Common Causes of Finger Stiffness

by TOI Admin September 22, 2014

By Zakariah S. Mahmood, M.D.

A common complaint of patients who are referred to a hand specialist is loss of mobility and motion of the fingers. Most often these complaints are gradual in onset, rather than starting abruptly. The stiffness and loss of mobility may or may not be associated with pain. Usually, patients complain of the inability to do activities they enjoy because of loss of gripping ability or fine dexterity. Important and common causes of this loss in mobility include Dupuytren's contracture, arthritis, locked trigger finger, and various injuries. Fortunately, there are treatments available for these conditions. The following article describes the common causes and treatment options for finger stiffness.

Dupuytren's Contracture

The palm of the hand contains many important structures that allow the hand to function normally. Very small nerves travel next to tendons and muscles, allowing the hand and fingers to create function. To help bind, cushion, and separate these structures, there is a thick layer of connective tissue called the palmar fascia.  It is similar in appearance and texture to gristle found in meat. Normally, this layer is not visible nor necessarily palpable from the skin surface. It is this layer that develops a scar (fibromatosis) in Dupuytren's contracture.

Dupuytren's causes a contracture or bending of the fingers into the palm. Typically there can be demonstrable cords in the palm and fingers that act as tethers, which keep the fingers from opening up all the way. Occasionally, these cords can be accompanied by small pits or nodules in the skin. Patients typically seek help when the amount of tethering interferes with daily activities such as shaking hands, putting the hands in the pockets, or fine manipulation. It is also possible that the cords can interfere with grip. Typically, the cords do not cause pain. Dupuytren's contracture is a genetic disorder that is most often found in people of northern European ancestry, but can effect anyone. It can occur in one or several areas of the hand and fingers and at nearly any age. The severity and progression vary from person to person and cannot be accurately predicted, but the speed of previous progression and previous responses to treatments can serve as general guides.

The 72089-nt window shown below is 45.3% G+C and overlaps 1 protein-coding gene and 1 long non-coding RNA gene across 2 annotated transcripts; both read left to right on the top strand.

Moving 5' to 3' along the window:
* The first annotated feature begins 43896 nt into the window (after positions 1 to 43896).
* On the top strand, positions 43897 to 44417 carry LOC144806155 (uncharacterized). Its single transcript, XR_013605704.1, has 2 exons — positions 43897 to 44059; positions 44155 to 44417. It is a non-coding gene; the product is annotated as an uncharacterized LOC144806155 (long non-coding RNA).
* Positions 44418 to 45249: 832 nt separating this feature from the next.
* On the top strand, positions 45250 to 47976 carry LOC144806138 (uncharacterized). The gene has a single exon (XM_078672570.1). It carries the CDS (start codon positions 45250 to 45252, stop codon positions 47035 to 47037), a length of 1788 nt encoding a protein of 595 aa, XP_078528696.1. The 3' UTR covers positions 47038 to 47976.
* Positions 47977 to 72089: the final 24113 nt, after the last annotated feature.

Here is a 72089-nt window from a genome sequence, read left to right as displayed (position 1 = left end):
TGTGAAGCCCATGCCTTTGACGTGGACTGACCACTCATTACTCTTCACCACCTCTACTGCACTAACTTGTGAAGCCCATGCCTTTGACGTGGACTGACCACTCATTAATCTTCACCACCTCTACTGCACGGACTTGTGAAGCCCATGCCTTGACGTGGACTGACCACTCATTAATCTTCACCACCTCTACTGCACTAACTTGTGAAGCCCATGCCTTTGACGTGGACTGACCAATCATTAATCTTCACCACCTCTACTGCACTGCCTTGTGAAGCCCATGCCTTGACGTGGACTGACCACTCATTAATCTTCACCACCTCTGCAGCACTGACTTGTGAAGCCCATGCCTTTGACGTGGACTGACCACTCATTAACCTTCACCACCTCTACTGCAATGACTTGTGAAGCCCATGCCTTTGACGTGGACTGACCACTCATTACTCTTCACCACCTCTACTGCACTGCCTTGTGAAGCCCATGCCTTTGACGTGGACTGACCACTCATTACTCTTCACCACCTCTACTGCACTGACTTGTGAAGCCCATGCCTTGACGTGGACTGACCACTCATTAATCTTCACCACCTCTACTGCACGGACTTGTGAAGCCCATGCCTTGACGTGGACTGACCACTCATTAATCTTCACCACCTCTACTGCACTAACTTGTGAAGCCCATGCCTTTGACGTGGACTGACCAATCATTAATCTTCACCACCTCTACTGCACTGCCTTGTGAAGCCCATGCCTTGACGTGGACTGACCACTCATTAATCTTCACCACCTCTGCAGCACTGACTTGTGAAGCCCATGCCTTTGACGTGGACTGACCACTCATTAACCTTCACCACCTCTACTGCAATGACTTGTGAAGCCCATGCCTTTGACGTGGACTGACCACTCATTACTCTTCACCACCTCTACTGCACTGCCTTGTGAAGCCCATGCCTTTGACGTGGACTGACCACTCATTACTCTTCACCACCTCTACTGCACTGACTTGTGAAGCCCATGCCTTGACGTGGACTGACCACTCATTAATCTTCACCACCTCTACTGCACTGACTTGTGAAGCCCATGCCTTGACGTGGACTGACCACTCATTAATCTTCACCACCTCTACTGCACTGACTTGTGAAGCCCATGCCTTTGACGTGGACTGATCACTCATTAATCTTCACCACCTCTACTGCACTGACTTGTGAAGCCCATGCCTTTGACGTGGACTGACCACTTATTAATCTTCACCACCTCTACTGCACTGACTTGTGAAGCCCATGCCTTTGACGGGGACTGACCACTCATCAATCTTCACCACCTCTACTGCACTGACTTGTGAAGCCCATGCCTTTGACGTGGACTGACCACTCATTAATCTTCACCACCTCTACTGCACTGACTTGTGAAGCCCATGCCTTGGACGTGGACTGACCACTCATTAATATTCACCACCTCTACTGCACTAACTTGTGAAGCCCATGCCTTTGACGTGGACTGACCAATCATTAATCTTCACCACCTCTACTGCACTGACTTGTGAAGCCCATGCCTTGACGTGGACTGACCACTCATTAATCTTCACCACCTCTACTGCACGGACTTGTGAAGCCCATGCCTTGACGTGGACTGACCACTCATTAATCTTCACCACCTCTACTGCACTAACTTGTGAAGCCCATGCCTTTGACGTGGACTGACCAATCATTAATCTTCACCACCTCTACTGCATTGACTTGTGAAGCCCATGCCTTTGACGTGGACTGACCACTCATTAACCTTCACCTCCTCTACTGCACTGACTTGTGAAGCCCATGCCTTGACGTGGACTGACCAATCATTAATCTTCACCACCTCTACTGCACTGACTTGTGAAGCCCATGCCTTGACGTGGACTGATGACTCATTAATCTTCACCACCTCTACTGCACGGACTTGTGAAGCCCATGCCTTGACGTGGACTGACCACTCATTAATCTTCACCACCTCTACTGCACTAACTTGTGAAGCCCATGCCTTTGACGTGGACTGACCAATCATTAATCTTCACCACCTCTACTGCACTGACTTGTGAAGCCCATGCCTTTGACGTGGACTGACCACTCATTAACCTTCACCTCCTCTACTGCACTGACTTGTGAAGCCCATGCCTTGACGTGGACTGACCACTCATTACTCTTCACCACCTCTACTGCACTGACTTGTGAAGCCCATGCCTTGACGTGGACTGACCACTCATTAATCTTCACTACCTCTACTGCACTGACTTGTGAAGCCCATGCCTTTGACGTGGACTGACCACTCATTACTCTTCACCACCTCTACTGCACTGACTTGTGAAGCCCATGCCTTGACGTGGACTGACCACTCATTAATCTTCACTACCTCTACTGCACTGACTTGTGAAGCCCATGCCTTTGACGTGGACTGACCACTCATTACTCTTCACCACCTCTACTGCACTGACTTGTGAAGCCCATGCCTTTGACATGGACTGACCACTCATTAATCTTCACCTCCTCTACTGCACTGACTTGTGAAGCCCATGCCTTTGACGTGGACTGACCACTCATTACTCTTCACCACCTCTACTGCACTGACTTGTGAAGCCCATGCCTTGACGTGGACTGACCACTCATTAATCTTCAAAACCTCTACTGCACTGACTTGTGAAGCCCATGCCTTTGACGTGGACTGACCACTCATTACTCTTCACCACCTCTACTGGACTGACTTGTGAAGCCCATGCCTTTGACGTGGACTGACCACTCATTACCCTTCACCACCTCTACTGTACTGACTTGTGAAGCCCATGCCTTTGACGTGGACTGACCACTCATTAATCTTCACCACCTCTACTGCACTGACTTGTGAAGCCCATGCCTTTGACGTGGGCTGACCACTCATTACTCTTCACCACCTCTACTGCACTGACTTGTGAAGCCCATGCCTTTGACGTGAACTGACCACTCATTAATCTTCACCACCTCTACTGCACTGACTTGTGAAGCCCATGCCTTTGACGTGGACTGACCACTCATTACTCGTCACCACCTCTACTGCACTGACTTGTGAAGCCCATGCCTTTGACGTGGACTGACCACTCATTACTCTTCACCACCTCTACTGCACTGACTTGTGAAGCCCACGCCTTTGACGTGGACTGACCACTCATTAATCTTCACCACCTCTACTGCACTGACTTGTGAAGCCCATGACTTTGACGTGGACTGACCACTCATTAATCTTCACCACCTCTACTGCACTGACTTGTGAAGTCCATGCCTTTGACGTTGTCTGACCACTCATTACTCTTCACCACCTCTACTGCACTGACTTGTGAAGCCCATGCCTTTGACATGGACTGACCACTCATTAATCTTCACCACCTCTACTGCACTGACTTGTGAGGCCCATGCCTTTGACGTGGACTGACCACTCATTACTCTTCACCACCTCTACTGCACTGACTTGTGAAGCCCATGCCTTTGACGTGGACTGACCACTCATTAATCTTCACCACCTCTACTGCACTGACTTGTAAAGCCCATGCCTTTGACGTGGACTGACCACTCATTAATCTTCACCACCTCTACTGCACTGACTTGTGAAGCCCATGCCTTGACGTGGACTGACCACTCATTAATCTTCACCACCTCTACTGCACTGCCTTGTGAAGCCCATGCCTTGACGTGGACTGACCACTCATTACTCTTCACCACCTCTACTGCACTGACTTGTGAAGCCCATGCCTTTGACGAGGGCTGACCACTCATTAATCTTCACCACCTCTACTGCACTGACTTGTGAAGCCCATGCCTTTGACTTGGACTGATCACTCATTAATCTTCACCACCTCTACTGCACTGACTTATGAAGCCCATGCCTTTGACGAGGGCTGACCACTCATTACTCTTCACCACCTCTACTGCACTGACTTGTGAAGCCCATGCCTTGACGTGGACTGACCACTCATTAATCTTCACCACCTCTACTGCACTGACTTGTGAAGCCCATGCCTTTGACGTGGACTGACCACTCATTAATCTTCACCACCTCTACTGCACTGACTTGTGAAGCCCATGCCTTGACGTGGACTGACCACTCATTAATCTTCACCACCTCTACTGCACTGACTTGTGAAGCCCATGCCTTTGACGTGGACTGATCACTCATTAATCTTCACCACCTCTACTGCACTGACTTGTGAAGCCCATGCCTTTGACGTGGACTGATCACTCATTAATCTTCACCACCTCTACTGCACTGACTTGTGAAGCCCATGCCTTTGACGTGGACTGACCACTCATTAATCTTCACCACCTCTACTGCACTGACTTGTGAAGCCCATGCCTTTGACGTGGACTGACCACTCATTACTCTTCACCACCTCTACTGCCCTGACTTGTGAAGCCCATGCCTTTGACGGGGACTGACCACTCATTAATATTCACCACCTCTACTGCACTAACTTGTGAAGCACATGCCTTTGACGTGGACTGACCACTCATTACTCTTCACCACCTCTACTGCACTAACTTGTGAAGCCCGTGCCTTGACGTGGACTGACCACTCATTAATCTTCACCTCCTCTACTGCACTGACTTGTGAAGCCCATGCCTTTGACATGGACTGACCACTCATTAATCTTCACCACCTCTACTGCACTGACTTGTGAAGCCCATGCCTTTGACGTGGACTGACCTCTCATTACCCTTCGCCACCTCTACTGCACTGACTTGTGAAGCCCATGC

Treatment is focused on allowing the fingers to straighten out and restoring function. This can be done surgically by excising (removing) the cords in the palmar fascia, incising (cutting, but not removing the cords), and Xiaflex injections. These are specific injections which work to dissolve the cord, allowing the finger to straighten out without surgery. There are various advantages and disadvantages to each of these treatments, and your orthopaedic hand specialist can help you decide which is best for you based on your pattern and severity of Dupuytren's contracture.

Trigger Finger (Stenosing Tenosynovitis)

Trigger finger, or stenosing tenosynovitis, is a common condition and can cause a stiff finger. In a normal finger, there is a 'tunnel' made up of a system of pulleys throughout the finger, which the tendon glides through. When there is swelling, from any number of causes, the tendon can catch at the opening of the tunnel. For example, this is similar to a thread which can be typically be pulled back and forth easily through the eye of a needle, but when there is a knot on the thread, it gets caught at the eye of the needle. Like in trigger finger, when this knot/swelling is big enough, the tendon can actually get caught in the tunnel. There are other, more rare conditions that can be mistaken for a locked trigger finger, and these must be kept in mind when considering a diagnosis. A trigger finger usually presents pain, locking or catching of the finger when moving it, and occasionally a permanently bent finger.